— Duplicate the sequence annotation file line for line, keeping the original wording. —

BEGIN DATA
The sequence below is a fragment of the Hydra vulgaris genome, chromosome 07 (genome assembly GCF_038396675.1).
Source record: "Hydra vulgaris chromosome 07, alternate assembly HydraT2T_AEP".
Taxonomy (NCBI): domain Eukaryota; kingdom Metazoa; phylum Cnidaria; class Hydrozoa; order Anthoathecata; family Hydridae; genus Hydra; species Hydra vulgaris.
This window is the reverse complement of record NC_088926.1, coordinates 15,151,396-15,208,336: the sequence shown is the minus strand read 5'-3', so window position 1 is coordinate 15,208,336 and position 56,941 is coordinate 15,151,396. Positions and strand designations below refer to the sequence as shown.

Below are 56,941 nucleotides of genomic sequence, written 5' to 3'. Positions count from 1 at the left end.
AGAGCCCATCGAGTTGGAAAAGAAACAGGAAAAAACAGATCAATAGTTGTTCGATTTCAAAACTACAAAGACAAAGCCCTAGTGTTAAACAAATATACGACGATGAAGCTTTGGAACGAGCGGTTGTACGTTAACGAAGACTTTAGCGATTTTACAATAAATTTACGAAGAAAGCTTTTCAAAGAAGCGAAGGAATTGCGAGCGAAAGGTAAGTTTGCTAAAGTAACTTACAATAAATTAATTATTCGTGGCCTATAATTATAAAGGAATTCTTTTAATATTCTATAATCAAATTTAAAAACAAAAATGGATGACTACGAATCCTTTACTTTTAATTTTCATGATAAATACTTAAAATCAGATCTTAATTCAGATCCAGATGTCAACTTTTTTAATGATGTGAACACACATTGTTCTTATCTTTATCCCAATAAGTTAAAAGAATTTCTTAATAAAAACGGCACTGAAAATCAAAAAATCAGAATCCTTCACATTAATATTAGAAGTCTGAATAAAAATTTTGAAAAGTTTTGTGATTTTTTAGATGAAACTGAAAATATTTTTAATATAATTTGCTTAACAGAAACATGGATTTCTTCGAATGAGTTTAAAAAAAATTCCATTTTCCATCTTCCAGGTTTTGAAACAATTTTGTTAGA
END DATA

The sequence below is a fragment of the Hydra vulgaris genome, chromosome 07 (genome assembly GCF_038396675.1).
Source record: "Hydra vulgaris chromosome 07, alternate assembly HydraT2T_AEP".
Taxonomy (NCBI): domain Eukaryota; kingdom Metazoa; phylum Cnidaria; class Hydrozoa; order Anthoathecata; family Hydridae; genus Hydra; species Hydra vulgaris.
This window is the reverse complement of record NC_088926.1, coordinates 15,151,396-15,208,336: the sequence shown is the minus strand read 5'-3', so window position 1 is coordinate 15,208,336 and position 56,941 is coordinate 15,151,396. Positions and strand designations below refer to the sequence as shown.

Below are 56,941 nucleotides of genomic sequence, written 5' to 3'. Positions count from 1 at the left end.
AGAGCCCATCGAGTTGGAAAAGAAACAGGAAAAAACAGATCAATAGTTGTTCGATTTCAAAACTACAAAGACAAAGCCCTAGTGTTAAACAAATATACGACGATGAAGCTTTGGAACGAGCGGTTGTACGTTAACGAAGACTTTAGCGATTTTACAATAAATTTACGAAGAAAGCTTTTCAAAGAAGCGAAGGAATTGCGAGCGAAAGGTAAGTTTGCTAAAGTAACTTACAATAAATTAATTATTCGTGGCCTATAATTATAAAGGAATTCTTTTAATATTCTATAATCAAATTTAAAAACAAAAATGGATGACTACGAATCCTTTACTTTTAATTTTCATGATAAATACTTAAAATCAGATCTTAATTCAGATCCAGATGTCAACTTTTTTAATGATGTGAACACACATTGTTCTTATCTTTATCCCAATAAGTTAAAAGAATTTCTTAATAAAAACGGCACTGAAAATCAAAAAATCAGAATCCTTCACATTAATATTAGAAGTCTGAATAAAAATTTTGAAAAGTTTTGTGATTTTTTAGATGAAACTGAAAATATTTTTAATATAATTTGCTTAACAGAAACATGGATTTCTTCGAATGAGTTTAAAAAAAATTCCATTTTCCATCTTCCAGGTTTTGAAACAATTTTGTTAGA